In most every post of any length, I strive, in my own obscure little way, for at least some whit of originality — of original thinking, of signature style, of something, anything differentiated from the millions of words pumped out daily on the Internet. Otherwise, I figure, there is no point to my posting. I appreciate that I don't always succeed; some days, creativity just won't come. But I do try, for I also figure I owe you that much: the attempt, if nothing else. I never wish to squander your time on words you can read most anywhere else.
Mine is, of course, no singular philosophy of political commentary. It is, rather, the fundamental force that underlies the writing of all readable commentary. If C and D are to write precisely what A and B have already written, already observed, then C and D should spare us. We find it offensive — or rather we should find it offensive — when political commentators trundle out the already and vastly available. They — especially the well-compensated ones — owe us more than that. Each post, each piece, each column, should contain something of some originality.
And yet we are cheated, regularly. Roaming the cyberpages of major journalistic organs is the all too familiar herd — which, once it espies others grazing on some sexy narrative, just can't help itself. It swarms the easy pastures of prefabricated thought. Case in dreadful point … This morning I somewhat randomly clicked on Kathleen Parker's latest — "Brexit, meet America’s Trexit" — only to be rudely and instantly met by: "With Britain’s vote to leave the European Union, did Donald Trump just win the presidential election? On the surface, this may seem an odd question…."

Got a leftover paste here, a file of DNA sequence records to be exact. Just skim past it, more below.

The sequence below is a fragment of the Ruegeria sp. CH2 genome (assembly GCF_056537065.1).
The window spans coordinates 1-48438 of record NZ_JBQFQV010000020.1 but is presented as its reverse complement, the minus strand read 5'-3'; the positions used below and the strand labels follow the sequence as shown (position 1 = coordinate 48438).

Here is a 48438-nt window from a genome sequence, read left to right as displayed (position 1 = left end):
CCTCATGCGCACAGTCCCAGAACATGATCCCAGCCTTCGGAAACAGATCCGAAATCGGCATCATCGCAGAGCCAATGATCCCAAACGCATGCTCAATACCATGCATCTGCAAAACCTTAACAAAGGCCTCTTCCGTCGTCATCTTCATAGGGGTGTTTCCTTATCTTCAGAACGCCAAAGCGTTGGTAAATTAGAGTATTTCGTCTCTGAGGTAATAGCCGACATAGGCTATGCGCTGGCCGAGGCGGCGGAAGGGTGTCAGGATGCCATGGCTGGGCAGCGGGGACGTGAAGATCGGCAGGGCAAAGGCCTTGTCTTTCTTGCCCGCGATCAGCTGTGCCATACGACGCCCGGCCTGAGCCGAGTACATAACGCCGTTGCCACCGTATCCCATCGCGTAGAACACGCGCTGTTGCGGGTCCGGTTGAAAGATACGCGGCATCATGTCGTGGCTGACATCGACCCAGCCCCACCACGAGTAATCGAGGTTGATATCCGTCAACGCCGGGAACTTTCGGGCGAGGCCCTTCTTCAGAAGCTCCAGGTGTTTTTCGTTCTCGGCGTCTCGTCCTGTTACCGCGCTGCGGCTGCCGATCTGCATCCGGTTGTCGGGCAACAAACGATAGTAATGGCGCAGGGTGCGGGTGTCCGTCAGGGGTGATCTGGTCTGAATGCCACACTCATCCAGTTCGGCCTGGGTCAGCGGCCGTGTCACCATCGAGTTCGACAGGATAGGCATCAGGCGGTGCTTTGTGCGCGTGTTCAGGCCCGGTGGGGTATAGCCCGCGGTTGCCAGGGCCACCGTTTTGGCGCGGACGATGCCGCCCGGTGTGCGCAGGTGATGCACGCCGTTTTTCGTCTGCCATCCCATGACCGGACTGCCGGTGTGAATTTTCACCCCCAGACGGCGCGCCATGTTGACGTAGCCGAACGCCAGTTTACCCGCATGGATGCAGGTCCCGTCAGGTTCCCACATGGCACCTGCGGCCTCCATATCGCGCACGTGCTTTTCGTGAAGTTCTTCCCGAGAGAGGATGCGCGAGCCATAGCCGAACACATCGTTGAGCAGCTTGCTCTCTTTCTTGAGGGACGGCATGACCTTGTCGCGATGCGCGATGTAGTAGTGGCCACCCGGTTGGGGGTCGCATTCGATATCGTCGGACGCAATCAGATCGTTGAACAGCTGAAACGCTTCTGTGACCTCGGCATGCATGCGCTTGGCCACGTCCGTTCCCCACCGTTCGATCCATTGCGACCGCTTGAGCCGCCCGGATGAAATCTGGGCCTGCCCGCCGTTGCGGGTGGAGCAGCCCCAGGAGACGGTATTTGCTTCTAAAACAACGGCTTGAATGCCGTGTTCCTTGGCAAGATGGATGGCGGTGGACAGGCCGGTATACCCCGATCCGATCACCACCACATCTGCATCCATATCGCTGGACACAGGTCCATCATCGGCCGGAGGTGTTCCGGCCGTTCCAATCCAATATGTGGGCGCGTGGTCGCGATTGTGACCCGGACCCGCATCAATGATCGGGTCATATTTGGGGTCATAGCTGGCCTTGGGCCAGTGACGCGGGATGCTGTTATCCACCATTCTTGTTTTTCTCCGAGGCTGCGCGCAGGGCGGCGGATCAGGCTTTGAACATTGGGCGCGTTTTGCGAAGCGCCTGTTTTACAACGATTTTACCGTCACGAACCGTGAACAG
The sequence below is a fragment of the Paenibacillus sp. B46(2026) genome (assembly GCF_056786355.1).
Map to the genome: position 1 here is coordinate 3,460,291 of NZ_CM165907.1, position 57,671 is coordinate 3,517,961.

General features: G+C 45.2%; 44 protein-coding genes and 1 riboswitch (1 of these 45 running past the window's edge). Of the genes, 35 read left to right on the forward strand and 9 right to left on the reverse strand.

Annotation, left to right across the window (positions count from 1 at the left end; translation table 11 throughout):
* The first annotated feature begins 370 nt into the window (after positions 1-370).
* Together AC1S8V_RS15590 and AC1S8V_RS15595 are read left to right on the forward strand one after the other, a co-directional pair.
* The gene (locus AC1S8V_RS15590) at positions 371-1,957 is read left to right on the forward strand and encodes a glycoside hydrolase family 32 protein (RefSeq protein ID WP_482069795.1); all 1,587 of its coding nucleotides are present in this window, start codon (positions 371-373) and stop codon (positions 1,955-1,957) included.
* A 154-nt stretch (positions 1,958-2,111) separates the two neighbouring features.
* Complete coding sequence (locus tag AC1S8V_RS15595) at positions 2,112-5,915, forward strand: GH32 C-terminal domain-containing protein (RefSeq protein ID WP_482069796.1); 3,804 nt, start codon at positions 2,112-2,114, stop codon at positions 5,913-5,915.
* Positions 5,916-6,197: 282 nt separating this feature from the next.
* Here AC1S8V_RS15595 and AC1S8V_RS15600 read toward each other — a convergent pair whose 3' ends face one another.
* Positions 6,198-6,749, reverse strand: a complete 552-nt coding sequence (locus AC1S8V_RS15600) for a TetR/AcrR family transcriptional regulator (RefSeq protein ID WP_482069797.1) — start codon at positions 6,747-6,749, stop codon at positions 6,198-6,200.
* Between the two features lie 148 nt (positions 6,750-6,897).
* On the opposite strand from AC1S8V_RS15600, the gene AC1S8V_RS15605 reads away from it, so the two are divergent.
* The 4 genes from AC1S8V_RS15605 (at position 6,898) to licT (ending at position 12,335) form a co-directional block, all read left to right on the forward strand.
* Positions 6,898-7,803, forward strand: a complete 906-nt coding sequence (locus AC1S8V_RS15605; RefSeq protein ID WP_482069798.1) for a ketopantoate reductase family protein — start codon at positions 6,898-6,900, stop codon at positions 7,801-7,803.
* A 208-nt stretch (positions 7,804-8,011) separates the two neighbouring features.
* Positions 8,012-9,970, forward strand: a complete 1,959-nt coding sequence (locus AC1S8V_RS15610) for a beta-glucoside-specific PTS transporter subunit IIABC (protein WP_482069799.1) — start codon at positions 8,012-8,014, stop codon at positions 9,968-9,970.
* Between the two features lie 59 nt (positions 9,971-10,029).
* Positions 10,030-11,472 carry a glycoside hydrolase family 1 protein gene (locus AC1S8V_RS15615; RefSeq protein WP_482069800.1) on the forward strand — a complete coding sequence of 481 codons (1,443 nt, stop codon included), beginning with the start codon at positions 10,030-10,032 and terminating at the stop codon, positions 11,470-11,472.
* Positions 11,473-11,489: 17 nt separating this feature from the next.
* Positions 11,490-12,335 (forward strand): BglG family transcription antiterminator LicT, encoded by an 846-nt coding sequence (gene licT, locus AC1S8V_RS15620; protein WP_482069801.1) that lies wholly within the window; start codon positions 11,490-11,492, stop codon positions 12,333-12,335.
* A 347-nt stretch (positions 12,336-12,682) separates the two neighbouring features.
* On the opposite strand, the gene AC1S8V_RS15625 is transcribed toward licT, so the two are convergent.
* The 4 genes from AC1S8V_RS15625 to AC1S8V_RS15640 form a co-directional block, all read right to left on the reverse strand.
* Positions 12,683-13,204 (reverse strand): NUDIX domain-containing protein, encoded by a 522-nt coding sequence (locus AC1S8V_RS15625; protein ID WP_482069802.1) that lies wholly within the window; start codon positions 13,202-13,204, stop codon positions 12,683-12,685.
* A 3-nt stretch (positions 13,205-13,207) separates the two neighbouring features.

No, it seems a silly question. In fact it is a silly question.
It's also a question that took instant hold on much of America's commentariat, and so within 24 hours we were reading it damn near everywhere.
Brexit, Ms. Parker et al, wasn't a mentally unbalanced toddler. Brexit wasn't subject to America's diverse electorate. Brexit wasn't detested by overwhelming numbers in virtually every voting bloc. Neither was Brexit subject to a partisanly entrenched Electoral College map that will reject "Trexit" for the roundly distasteful pathogen it, he, is. Brexit may resemble a Trexit, or rather a Trexit may resemble a Brexit, but there the fundamentals end.
Nonetheless, the slothful comparison has issued forth with undifferentiated vigor and almost indistinguishable wording. It is plausible, it is said, that Brexit over there portends the triumph of Trump here. Well, such fearmongering (in some cases, cheerleading) fills space and elicits gobs of clicks, I suppose; we do so like to be frightened. I enjoy a good scare myself every now and then, so to that, I don't object.
I do object, however, to the pounding sameness of this herd's, ahem, observations. We deserve at least a touch of originality — which sure as hell isn't to be found in the undiscerning, monotonous cries of "Brexit foretells a President Trump." That's just lazy.